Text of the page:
As a general rule, this column tries to be about local history that others might have shared or had questions about. This week I want to share some recent medical information in the hope that my current experiences may give hope or help to others. Like others who have spent a good bit of time outdoors over the years, I was told long ago that I had developed “farmer’s skin”, and from time to time the doctors or nurse practitioners at the local clinic would see a spot that needed to be sprayed. Sometimes that spot would disappear and never be seen again. Many readers will have had a similar treatment and know that the spots are not contagious but are a curable and generally not fatal form of cancer.
Then, in what must have been 2007, Dr. Peterson came to Langdon and sent pieces of these spots off for testing. I got a call that one or two were basal cell and should be removed by Mohs surgery. If you have not had that experience, the early stages are pretty routine. We were sent to a place on the southeast side of Grand Forks where a visiting doctor from California came in to do the surgery. In the waiting room I noticed people I recognized and one of them told me “Thursday is Langdon day”, and before long, we were laughing and bonding in our shared experience. Mohs surgery takes a layer of tissue from the area, tests it for cancer, and when the sample comes back clear - they stitch you up, give you wound care instructions, and invite you to return at a specified time. Looking around I realized I was the youngest in the room that day, but this type of lesion can occur at any age. Mohs surgery was not the end of the line by any means. We came home, sometimes had stitches taken out at the clinic here, and life went on. In fact, most were not hospitalized, and the curable kinds of skin cancer were rarely mentioned when the local group was fundraising.
Whenever there was a troublesome spot, people in this group would be referred to additional Mohs surgeons who came to Grand Forks from places like New Orleans, Michigan, and elsewhere. The current surgeon (most have names I cannot spell!) was new and appeared very young in December of 2019- possibly because I was aging. My next appointment to be checked was for spring of 2020, but lockdown and virus were added to our vocabularies so it was May of this year before I had both a ride and an appointment. A cute new dermatologist found a spot that needed a biopsy, and almost the next day the report came with a date for the next Mohs surgery. The reports were not encouraging, and the plastic surgeon was the next visit and again another more difficult procedure. While all of this has been same day surgery, this one included anesthesia which does not wear off as well as the freezing done formerly. In the minutes after I was in the lavender gown and headed to the operating room, I was asked to sign a consent form, but the details did not soak in clearly. My cousin who went down with me had a long day while they formed a different nose using spare parts from one of my ears.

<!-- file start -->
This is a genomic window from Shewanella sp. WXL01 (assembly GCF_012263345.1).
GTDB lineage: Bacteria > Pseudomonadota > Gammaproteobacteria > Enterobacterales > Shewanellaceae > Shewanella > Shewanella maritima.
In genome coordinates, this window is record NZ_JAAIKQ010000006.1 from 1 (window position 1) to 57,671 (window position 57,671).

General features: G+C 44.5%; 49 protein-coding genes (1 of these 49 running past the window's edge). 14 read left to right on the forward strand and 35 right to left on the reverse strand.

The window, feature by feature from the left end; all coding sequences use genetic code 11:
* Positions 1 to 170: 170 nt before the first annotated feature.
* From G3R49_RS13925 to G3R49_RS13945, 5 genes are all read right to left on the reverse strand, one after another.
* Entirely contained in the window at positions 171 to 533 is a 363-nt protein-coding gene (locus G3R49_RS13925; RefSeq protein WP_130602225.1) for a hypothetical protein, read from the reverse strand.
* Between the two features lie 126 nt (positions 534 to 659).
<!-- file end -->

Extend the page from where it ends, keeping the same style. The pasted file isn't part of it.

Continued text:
This was followed by days of large bandages which set your glasses awry (you see double or not at all), learning to replace the gauze without getting any water on the nose area, and adjusting to people food and in some cases pain. I was spared needing the pain pills, but they do provide them in case you need them. As this is written, the stitches are out or are the dissolving kind that will melt away. I can drive and see the keys on the computer and am looking forward to washing my hair and wearing normal clothes comfortably.
Why write about an experience readers may never have to face? Because actually this is one of the most prevalent types of curable cancer that is seen in our part of the nation. Discovering it early increases your chances of recovery and prevents spreading. More serious or damaging are related cancers like squamous or melanoma which have totally different treatments. Can you prevent having even troublesome lesions? I am told yes, if you begin with good skin health as a child. Sun block helps some people, wearing a hat helps others, and good nutrition is always a plus. If I had been younger they would have told me to avoid tanning beds. As it happened, I had some bad experiences as a child and teen when working too long in hot fields and gardens so had very painful sunburns. Learning to minimize this can save you trips to dermatologists and surgeons.
Your stories are important. One of the most frequent questions I am asked is where we find the stories for this column, and the answer has to be everywhere. Quite a few people send me their real life stories, and I try to spread them out to reach local and former residents who enjoy them. Mostly I deal with factual stories we can prove through local records. If your stories are fiction, there are several private publishing groups in the state. Sometimes these can be located at colleges or universities.
The State Library in Bismarck has been digitalizing jubilee and centennial books, and they are now online for people to research from their home computers. This is a way to find your own family stories or pictures in case the book digitalized was sold out before you had a chance to purchase a copy. However, there are laws which allow you to read but not republish the work of others so it is best to follow the guidelines available on the digital horizons website. I had the exact information on this and have mislaid it, but check with either the local or the state library for assistance if needed.